“I am experiencing an ice-cold sensation on the left side of my body — mostly in my hand and arm. I feel as though I am laying on ice. Is this a symptom of lupus?”
The MyLupusTeam member who asked this question is not alone. Others have experienced this sensation as well. Fevers and chills are common symptoms of systemic lupus erythematosus (SLE) flares — but chills on just one side of the body are less common. Reynaud’s phenomenon and stroke are two reasons why you may experience these one-sided chills, while fevers, anemia, and medication side effects could account for full-body chills. Read on to learn more.
In Raynaud’s phenomenon — a condition linked to lupus — the blood vessels don’t bring enough blood to a person’s feet, hands, or other body parts when it’s cold. With less blood, your fingers or toes may feel cold and numb. The skin there might be a lighter color than usual.
After you warm back up, the blood coming back may make the area swell, and you may feel a tingling or burning sensation. A Raynaud’s attack may be triggered by cold air from stepping outside on a chilly day or simply from picking up a cold glass of water. The attack can last anywhere from a few minutes to hours.
The inflammation caused by lupus can lead to poor circulation and cause Raynaud’s phenomenon. Additionally, many people with lupus take medications to treat high blood pressure, which can also cause Raynaud’s phenomenon.
One MyLupusTeam member said, “I have not only lupus, but lack of circulation. My stomach is hot, but my extremities are cold. I also have Raynaud’s. My hands and feet are always ice cold.”
If you find the one-sided chills you experience happen after that side of the body is exposed to the cold, Reynaud’s phenomenon may be to blame. This could happen after reaching into the fridge or freezer, from a blanket not covering one part of your body, or from not wearing gloves on both hands.
The best way to avoid Raynaud’s attacks is to avoid sudden changes in temperature by wearing warm clothes, particularly gloves or socks. If you notice your fingers or toes becoming pale, try warming up as quickly as possible by putting on warm clothes or placing your hands or feet in warm (not hot) water.
Reynaud’s phenomenon may be a sign that you’re having a lupus flare. Talk with your doctor about ways to cope with Reynaud’s phenomenon and whether it’s necessary to change your treatment strategy.
The inflammation caused by lupus increases your risk of heart disease, and it can change how quickly your blood clots. For these reasons, people with lupus have an increased risk of stroke. A stroke is when a part of your brain doesn’t get enough blood.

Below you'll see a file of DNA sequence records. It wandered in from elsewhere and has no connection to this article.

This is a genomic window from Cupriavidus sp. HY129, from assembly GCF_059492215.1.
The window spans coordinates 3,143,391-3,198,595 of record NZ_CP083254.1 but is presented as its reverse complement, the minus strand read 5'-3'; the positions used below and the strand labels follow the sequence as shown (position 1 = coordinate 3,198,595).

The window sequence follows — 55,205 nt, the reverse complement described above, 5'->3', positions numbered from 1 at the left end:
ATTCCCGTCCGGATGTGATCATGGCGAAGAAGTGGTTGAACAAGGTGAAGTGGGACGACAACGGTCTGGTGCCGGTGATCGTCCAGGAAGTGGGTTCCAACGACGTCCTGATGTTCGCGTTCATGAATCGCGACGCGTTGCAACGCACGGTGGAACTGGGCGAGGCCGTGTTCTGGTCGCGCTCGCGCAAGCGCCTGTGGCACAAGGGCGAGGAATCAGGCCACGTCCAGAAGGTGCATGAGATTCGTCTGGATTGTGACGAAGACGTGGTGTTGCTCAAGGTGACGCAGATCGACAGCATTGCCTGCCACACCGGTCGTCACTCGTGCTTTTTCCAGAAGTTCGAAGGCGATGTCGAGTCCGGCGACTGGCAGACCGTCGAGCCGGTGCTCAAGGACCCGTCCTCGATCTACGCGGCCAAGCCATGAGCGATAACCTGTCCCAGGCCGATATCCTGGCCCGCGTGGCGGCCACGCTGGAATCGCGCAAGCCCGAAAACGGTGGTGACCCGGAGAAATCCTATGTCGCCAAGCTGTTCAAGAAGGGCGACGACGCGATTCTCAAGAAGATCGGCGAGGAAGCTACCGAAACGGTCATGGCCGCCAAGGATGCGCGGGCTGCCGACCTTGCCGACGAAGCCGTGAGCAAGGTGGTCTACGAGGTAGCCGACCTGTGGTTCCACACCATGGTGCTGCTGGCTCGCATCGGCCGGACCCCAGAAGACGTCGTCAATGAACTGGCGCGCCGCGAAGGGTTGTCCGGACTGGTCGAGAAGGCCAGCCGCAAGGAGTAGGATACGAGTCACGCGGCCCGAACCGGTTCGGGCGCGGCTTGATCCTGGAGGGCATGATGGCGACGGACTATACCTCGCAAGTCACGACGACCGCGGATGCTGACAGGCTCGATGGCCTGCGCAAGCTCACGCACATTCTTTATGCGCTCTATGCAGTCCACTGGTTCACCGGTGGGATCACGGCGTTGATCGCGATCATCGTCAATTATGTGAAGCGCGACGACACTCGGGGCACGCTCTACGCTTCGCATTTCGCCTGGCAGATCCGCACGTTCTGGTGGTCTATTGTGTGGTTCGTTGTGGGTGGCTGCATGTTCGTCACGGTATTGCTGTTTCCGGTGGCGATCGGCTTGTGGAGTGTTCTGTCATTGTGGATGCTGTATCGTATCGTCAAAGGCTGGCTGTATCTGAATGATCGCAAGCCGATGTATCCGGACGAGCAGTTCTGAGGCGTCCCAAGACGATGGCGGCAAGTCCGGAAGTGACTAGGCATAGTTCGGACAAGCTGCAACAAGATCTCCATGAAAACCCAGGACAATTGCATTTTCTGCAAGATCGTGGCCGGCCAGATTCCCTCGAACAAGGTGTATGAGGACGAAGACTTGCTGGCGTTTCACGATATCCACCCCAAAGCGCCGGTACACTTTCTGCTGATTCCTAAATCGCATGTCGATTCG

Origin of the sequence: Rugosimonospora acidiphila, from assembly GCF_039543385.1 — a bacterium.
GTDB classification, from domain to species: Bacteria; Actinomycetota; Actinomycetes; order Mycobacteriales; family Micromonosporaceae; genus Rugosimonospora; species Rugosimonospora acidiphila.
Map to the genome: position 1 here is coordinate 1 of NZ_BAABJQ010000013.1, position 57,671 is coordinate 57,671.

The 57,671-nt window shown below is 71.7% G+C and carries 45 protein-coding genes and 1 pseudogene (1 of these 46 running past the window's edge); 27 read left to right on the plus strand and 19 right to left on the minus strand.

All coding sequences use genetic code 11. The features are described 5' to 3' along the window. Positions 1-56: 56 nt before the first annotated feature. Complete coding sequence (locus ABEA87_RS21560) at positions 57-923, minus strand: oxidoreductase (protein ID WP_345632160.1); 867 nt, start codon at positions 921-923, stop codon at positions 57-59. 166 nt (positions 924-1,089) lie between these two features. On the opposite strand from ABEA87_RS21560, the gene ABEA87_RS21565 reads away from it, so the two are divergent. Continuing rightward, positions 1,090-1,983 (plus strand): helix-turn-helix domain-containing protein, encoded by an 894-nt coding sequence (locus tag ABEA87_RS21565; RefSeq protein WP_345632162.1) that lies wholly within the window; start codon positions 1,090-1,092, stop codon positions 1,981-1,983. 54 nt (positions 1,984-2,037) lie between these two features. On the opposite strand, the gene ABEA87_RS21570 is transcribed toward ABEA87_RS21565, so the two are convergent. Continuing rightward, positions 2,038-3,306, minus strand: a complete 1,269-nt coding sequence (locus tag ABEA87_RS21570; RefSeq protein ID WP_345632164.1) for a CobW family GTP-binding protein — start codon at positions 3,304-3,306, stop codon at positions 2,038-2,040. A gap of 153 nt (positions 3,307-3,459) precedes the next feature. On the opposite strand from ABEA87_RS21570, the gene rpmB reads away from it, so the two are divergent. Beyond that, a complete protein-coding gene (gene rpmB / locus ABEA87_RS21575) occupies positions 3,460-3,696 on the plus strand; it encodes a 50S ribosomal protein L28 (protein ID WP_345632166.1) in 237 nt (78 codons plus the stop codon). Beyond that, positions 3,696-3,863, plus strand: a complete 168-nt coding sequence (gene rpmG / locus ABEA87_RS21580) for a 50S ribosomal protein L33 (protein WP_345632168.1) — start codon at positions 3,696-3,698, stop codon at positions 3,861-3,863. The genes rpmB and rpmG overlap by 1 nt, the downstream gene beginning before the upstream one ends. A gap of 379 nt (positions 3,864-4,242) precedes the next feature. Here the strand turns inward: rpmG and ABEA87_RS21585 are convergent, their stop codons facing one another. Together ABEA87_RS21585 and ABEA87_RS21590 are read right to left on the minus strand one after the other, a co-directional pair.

Some of the warning signs of this medical emergency include:
If you experience chills alongside any of these symptoms, seek emergency medical help immediately.
When you have a lupus flare-up, you may experience a range of symptoms. Two common symptoms of lupus flares are fevers and chills. These can make you feel uncomfortable and unwell.
One MyLupusTeam member said, “OMG — I was so cold all the time, chills where I would have 10 blankets on me and still be chilled. I think it is worse when the lupus is acting up.”
Lupus is an autoimmune disease, which means the immune system mistakenly attacks the body's own tissues. During a flare, the immune system goes into overdrive, causing inflammation and releasing immune chemicals that can lead to fever and chills. Flares can be triggered by stress, infections, or sunlight exposure. To manage these symptoms, your doctor may prescribe medication and advise you to get plenty of rest.
It’s not uncommon to experience chills during a lupus flare. It’s important to note that the chills caused by lupus flares don’t normally occur on only one side of your body.
Anemia is a condition where you have fewer red blood cells or lower levels of the protein hemoglobin than normal. Hemoglobin is the protein found in red blood cells that helps carry oxygen to your body.
Symptoms of anemia include:
Lupus may attack your red blood cells or your bone marrow, which is where red blood cells are made. When this happens, you can get anemia. Additionally, some medications used to treat lupus, such as azathioprine (Imuran) or cyclophosphamide (Cytoxan), can cause anemia as a side effect.
If you’re experiencing symptoms of anemia, including chills in your body, it may be time to talk with your doctor. They will likely run some blood tests to determine whether you have anemia and see if your lupus or your medications are causing your symptoms. With this information, they can adjust your treatment plan to also treat the anemia.
Some of the medications used to treat lupus can cause chills as a side effect. None of these medications are specifically linked to chills on only one side of your body, however.
Some medications that can cause chills include:
Be sure to speak with your doctor if you think your medicine is causing chills.
Chills can be a common symptom of lupus, but it's important to talk to your doctor to find out what is causing them and get appropriate treatment. If you experience persistent or severe chills, particularly on one side of your body, it may be a sign of an emergency, such as a stroke. Remember, communication is key when working with your doctors to treat your lupus and maintain a good quality of life.
MyLupusTeam is the social network for people with lupus and their loved ones. On MyLupusTeam, more than 222,000 members come together to ask questions, give advice, and share their stories with others who understand life with lupus.
When you feel chills, what do you do to stay comfortable? Have you experienced chills on only one side of your body? Share your experience in the comments below, or start a conversation by posting on your Activities page.